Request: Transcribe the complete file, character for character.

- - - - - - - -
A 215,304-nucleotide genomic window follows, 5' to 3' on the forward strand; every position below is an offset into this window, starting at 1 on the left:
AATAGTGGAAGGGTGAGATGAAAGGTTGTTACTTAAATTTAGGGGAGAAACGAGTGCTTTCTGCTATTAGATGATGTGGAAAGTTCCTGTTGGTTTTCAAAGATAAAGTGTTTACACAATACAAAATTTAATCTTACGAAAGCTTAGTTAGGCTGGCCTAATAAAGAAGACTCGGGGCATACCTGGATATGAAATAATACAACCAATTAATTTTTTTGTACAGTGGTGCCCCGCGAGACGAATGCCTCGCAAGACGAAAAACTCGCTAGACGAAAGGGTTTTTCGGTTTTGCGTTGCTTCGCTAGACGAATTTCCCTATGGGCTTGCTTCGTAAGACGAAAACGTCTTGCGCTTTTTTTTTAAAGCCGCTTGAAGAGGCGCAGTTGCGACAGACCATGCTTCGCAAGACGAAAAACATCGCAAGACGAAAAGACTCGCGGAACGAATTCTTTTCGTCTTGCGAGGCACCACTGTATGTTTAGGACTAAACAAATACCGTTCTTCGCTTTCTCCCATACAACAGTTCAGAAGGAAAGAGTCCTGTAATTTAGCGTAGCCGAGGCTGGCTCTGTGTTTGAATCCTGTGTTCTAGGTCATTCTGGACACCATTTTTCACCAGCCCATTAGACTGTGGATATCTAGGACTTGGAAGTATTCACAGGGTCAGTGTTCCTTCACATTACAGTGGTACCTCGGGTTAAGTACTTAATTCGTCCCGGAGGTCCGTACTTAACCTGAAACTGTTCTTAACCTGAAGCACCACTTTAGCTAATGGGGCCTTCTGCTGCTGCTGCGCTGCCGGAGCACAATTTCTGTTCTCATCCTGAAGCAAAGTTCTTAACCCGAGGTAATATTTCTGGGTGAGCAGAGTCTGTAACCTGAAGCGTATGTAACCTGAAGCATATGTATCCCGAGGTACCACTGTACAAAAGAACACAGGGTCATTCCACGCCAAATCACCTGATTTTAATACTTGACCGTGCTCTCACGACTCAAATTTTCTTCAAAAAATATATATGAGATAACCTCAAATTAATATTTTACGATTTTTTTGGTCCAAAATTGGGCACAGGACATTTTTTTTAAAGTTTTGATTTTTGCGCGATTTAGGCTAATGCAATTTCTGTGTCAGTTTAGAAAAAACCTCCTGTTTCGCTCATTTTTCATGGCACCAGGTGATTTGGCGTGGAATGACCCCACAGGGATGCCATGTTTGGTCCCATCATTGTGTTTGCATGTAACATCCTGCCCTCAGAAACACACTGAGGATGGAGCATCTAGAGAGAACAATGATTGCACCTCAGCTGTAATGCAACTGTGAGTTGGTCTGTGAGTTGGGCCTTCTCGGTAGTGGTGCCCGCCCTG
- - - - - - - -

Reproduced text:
A 215,304-nucleotide genomic window follows, 5' to 3' on the forward strand; every position below is an offset into this window, starting at 1 on the left:
AATAGTGGAAGGGTGAGATGAAAGGTTGTTACTTAAATTTAGGGGAGAAACGAGTGCTTTCTGCTATTAGATGATGTGGAAAGTTCCTGTTGGTTTTCAAAGATAAAGTGTTTACACAATACAAAATTTAATCTTACGAAAGCTTAGTTAGGCTGGCCTAATAAAGAAGACTCGGGGCATACCTGGATATGAAATAATACAACCAATTAATTTTTTTGTACAGTGGTGCCCCGCGAGACGAATGCCTCGCAAGACGAAAAACTCGCTAGACGAAAGGGTTTTTCGGTTTTGCGTTGCTTCGCTAGACGAATTTCCCTATGGGCTTGCTTCGTAAGACGAAAACGTCTTGCGCTTTTTTTTTAAAGCCGCTTGAAGAGGCGCAGTTGCGACAGACCATGCTTCGCAAGACGAAAAACATCGCAAGACGAAAAGACTCGCGGAACGAATTCTTTTCGTCTTGCGAGGCACCACTGTATGTTTAGGACTAAACAAATACCGTTCTTCGCTTTCTCCCATACAACAGTTCAGAAGGAAAGAGTCCTGTAATTTAGCGTAGCCGAGGCTGGCTCTGTGTTTGAATCCTGTGTTCTAGGTCATTCTGGACACCATTTTTCACCAGCCCATTAGACTGTGGATATCTAGGACTTGGAAGTATTCACAGGGTCAGTGTTCCTTCACATTACAGTGGTACCTCGGGTTAAGTACTTAATTCGTCCCGGAGGTCCGTACTTAACCTGAAACTGTTCTTAACCTGAAGCACCACTTTAGCTAATGGGGCCTTCTGCTGCTGCTGCGCTGCCGGAGCACAATTTCTGTTCTCATCCTGAAGCAAAGTTCTTAACCCGAGGTAATATTTCTGGGTGAGCAGAGTCTGTAACCTGAAGCGTATGTAACCTGAAGCATATGTATCCCGAGGTACCACTGTACAAAAGAACACAGGGTCATTCCACGCCAAATCACCTGATTTTAATACTTGACCGTGCTCTCACGACTCAAATTTTCTTCAAAAAATATATATGAGATAACCTCAAATTAATATTTTACGATTTTTTTGGTCCAAAATTGGGCACAGGACATTTTTTTTAAAGTTTTGATTTTTGCGCGATTTAGGCTAATGCAATTTCTGTGTCAGTTTAGAAAAAACCTCCTGTTTCGCTCATTTTTCATGGCACCAGGTGATTTGGCGTGGAATGACCCCACAGGGATGCCATGTTTGGTCCCATCATTGTGTTTGCATGTAACATCCTGCCCTCAGAAACACACTGAGGATGGAGCATCTAGAGAGAACAATGATTGCACCTCAGCTGTAATGCAACTGTGAGTTGGTCTGTGAGTTGGGCCTTCTCGGTAGTGGTGCCCGCCCTG